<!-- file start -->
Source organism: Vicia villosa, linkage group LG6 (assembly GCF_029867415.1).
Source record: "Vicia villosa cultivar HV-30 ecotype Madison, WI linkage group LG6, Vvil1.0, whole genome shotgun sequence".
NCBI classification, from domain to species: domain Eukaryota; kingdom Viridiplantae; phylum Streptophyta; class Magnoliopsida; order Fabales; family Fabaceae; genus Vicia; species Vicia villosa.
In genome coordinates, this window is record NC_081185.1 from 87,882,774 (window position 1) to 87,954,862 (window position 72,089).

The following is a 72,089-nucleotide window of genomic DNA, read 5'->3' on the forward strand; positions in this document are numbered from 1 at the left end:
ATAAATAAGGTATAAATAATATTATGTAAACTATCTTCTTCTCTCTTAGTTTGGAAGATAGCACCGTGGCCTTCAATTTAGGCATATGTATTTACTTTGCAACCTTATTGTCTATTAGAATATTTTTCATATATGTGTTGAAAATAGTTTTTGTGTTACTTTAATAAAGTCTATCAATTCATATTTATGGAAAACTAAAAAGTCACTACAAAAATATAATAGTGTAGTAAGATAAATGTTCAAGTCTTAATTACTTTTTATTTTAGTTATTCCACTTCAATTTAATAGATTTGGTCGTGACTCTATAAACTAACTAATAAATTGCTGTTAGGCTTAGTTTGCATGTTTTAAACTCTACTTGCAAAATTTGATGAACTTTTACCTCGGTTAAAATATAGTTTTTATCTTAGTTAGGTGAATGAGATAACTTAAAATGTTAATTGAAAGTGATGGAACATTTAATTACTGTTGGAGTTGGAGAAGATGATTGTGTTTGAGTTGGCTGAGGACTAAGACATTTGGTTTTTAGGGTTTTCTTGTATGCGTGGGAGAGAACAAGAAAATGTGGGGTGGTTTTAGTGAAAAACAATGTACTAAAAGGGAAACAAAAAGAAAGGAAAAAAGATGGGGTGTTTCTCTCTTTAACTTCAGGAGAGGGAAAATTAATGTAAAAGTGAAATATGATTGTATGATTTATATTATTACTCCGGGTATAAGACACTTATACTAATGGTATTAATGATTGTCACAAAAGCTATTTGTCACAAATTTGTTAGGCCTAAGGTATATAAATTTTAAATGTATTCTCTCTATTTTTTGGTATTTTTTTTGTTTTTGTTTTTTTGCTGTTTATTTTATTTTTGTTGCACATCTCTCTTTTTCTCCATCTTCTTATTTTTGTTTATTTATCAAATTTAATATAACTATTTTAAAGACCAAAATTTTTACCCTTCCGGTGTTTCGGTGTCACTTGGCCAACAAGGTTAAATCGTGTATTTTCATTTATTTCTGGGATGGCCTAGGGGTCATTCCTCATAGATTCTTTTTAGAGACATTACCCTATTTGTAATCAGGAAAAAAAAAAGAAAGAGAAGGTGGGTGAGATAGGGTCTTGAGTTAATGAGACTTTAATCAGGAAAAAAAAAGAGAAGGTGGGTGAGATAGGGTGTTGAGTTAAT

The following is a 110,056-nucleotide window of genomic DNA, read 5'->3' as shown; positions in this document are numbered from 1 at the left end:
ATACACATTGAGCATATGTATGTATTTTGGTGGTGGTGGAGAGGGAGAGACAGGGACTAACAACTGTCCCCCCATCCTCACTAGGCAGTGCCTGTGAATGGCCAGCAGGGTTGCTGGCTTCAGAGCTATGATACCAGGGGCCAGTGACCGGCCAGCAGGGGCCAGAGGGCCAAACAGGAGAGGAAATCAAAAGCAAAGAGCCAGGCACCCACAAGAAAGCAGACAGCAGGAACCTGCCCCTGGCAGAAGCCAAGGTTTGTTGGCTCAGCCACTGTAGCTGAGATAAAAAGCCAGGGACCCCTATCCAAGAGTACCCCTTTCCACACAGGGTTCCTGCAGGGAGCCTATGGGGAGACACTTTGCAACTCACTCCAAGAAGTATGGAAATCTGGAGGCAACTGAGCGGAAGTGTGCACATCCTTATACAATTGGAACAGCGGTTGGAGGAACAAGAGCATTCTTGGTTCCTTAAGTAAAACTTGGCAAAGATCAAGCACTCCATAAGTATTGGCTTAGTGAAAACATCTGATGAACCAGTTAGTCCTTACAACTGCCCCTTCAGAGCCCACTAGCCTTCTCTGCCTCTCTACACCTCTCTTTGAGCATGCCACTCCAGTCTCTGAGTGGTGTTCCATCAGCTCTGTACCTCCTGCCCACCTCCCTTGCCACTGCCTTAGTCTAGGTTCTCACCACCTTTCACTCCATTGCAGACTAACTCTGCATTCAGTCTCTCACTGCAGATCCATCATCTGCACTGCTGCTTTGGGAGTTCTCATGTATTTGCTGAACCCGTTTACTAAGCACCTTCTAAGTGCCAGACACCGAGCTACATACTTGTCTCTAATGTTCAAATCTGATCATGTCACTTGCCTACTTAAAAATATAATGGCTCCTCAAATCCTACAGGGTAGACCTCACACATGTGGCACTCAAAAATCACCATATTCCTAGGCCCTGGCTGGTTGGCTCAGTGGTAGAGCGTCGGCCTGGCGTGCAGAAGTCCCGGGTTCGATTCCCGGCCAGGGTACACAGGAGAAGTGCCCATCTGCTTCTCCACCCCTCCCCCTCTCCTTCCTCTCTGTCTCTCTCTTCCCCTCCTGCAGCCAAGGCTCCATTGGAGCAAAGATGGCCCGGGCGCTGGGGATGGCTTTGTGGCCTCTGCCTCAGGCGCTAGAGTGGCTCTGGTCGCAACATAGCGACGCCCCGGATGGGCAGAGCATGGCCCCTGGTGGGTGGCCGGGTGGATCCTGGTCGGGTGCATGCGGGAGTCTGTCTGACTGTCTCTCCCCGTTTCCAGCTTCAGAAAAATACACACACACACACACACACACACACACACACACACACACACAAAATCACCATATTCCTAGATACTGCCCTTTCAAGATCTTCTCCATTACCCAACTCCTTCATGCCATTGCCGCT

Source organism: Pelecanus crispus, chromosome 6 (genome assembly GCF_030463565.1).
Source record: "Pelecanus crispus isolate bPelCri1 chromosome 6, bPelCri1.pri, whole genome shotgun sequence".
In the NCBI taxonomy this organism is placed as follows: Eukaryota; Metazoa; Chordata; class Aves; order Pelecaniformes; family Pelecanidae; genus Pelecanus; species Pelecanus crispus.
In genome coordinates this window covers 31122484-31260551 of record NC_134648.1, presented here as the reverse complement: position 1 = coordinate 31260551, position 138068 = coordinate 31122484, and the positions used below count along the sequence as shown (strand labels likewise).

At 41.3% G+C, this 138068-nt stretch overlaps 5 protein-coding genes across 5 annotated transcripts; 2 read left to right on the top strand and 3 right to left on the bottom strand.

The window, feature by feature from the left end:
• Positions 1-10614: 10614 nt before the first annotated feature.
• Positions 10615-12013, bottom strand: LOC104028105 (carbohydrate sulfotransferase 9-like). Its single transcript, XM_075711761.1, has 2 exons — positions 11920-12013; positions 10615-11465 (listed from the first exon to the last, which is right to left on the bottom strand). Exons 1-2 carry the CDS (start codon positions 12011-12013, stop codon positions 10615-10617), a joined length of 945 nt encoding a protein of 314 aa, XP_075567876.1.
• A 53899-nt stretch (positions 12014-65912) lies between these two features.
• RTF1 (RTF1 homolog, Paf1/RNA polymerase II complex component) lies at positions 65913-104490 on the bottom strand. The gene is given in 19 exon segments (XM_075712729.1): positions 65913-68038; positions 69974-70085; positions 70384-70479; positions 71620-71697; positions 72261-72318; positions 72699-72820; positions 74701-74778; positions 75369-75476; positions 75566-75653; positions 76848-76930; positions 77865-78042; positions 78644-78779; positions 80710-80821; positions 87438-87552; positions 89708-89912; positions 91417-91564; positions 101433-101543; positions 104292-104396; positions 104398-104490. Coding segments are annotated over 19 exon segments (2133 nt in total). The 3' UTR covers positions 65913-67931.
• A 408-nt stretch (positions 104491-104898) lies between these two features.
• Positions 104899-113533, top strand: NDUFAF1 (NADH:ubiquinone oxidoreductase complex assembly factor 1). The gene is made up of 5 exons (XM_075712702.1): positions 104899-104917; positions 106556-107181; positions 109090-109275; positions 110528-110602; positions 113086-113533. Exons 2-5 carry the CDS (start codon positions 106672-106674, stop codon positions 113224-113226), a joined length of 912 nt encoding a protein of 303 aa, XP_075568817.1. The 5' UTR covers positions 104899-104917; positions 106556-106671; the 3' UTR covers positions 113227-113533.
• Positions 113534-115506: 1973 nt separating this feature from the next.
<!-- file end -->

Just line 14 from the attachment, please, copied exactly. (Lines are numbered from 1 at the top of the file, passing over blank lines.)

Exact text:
The window, feature by feature from the left end: